This week, I had a meeting with someone regarding my application and it didn't go so well.  I explained my research proposal to them and though they were very polite, it was clear that they were not sold on the idea.  Part of the problem might have been that they were not from a theological background and admittedly skeptical about the appropriateness of theology combined with theatre, especially in light of abuses in the past when theatre was used as an indoctrination tool.  However, the most discouraging part of the interview was hearing that the person didn't understand what I was studying.  My heart just sank.  Really?  If I cannot clearly explain what I am researching in a few sentences, that's a serious problem.  I left the meeting very discouraged.  The person was kind enough to offer some very helpful suggestions as to how to improve my proposal, but the whole thing left me doubting my ability to write and communicate.  I felt like an impostor in the academic world, exposed as a fraud.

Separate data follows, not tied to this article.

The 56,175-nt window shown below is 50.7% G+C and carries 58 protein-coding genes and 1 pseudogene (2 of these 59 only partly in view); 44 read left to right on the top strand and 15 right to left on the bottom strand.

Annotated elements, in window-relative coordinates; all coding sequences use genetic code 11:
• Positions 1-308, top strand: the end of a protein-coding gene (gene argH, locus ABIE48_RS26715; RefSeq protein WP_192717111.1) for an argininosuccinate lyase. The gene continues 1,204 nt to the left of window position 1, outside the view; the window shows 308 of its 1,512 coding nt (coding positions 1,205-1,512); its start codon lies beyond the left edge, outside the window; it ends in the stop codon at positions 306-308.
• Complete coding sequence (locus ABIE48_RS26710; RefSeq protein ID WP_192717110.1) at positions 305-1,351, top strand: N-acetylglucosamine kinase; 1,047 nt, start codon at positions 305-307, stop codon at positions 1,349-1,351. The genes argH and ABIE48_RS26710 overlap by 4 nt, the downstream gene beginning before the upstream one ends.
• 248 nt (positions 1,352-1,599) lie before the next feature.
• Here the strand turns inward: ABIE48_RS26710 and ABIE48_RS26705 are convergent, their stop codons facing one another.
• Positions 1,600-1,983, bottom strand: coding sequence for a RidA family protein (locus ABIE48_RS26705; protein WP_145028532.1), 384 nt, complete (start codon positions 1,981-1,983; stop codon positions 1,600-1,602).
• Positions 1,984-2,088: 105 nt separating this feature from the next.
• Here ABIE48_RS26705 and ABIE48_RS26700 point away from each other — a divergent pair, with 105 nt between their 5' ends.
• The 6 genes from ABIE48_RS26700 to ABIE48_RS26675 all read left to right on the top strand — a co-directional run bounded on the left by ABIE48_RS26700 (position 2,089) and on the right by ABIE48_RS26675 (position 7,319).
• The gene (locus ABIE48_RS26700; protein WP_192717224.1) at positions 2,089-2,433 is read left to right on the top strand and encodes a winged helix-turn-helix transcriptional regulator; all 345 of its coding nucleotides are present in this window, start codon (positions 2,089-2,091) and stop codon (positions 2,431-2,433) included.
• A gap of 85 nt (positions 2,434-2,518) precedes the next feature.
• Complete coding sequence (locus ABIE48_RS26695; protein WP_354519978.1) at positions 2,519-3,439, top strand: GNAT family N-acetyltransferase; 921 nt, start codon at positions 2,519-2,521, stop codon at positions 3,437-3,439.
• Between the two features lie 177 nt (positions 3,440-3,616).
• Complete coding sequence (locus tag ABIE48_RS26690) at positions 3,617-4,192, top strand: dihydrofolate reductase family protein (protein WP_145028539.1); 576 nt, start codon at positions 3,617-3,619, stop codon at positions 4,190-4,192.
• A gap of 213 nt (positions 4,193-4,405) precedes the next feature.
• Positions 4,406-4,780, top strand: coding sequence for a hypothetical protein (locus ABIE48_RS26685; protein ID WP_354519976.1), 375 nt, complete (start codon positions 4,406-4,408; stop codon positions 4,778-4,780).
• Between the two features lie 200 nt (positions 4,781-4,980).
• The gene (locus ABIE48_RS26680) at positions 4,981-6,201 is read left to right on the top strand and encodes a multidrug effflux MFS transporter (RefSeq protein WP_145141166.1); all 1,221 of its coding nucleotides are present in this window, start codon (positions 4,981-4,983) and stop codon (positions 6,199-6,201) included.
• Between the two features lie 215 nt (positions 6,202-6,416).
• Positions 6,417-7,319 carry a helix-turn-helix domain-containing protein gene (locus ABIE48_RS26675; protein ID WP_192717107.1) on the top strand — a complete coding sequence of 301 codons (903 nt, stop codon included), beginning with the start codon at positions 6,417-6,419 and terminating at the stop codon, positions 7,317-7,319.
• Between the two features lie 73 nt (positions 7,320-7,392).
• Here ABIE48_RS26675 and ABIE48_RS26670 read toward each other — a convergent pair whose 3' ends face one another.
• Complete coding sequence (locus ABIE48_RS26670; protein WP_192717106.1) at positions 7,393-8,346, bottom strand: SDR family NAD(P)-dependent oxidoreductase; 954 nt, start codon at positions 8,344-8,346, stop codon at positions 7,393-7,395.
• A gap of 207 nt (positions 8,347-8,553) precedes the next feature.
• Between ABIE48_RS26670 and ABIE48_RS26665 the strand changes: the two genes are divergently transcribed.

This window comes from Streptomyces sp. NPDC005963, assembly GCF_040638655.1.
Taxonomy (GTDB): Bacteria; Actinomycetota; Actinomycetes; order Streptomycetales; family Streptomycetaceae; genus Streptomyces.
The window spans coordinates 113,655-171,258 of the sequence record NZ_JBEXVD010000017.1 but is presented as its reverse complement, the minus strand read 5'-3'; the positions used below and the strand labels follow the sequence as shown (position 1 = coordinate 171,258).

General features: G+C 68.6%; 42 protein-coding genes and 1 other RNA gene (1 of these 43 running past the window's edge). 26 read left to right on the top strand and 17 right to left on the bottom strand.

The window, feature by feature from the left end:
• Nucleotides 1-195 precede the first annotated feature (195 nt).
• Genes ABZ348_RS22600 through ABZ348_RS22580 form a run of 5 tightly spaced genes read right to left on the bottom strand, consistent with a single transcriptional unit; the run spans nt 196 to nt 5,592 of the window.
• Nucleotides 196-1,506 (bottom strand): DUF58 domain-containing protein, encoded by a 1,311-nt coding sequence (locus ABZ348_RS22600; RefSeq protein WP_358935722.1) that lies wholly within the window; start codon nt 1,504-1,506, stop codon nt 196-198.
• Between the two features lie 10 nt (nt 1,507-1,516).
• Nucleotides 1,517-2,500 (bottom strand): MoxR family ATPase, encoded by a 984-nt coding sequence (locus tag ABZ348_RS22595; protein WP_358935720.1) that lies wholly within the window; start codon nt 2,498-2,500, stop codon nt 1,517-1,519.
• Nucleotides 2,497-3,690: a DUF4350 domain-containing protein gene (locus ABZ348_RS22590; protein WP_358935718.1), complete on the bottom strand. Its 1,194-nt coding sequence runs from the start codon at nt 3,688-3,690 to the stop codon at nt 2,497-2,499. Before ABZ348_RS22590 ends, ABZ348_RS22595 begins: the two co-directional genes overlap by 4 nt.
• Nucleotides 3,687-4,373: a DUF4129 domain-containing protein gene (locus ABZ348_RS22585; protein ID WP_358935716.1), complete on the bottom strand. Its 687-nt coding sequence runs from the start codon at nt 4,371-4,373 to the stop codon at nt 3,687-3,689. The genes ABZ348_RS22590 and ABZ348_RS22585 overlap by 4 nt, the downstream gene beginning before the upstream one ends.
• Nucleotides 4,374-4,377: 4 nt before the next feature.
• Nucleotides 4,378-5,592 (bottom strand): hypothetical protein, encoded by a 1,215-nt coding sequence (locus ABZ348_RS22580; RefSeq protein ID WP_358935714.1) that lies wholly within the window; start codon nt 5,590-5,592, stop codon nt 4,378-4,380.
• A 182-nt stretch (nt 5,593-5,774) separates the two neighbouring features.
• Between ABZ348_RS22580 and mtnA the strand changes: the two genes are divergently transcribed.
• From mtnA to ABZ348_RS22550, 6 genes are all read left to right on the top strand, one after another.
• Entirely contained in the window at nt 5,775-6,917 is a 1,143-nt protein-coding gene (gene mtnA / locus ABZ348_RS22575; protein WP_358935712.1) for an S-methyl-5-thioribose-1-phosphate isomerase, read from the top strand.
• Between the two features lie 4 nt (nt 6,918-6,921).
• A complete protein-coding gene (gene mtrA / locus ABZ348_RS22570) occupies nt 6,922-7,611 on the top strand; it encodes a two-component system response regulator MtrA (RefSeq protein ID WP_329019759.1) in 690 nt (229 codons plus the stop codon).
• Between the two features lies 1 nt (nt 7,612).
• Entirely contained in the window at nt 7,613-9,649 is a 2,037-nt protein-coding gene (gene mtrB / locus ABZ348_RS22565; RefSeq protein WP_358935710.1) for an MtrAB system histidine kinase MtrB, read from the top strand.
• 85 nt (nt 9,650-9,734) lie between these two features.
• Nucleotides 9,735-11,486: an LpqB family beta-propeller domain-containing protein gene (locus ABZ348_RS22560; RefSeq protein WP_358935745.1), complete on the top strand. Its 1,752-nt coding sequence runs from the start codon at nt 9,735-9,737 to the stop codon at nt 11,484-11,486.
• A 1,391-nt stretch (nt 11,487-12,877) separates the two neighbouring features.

Later that afternoon, I received word that an article I had submitted a few months ago had been accepted for publication in a reputable academic journal.  And here's the exciting part: the only changes requested were the addition of a few headings to make it easier to read.  Yes, a group of academic editors thought my writing was clear and my ideas fresh and worth disseminating.  And the acceptance indicated that they believed I communicated in an intelligent and scholarly manner, no need for a re-write.  It was the worst of times followed by the best of times.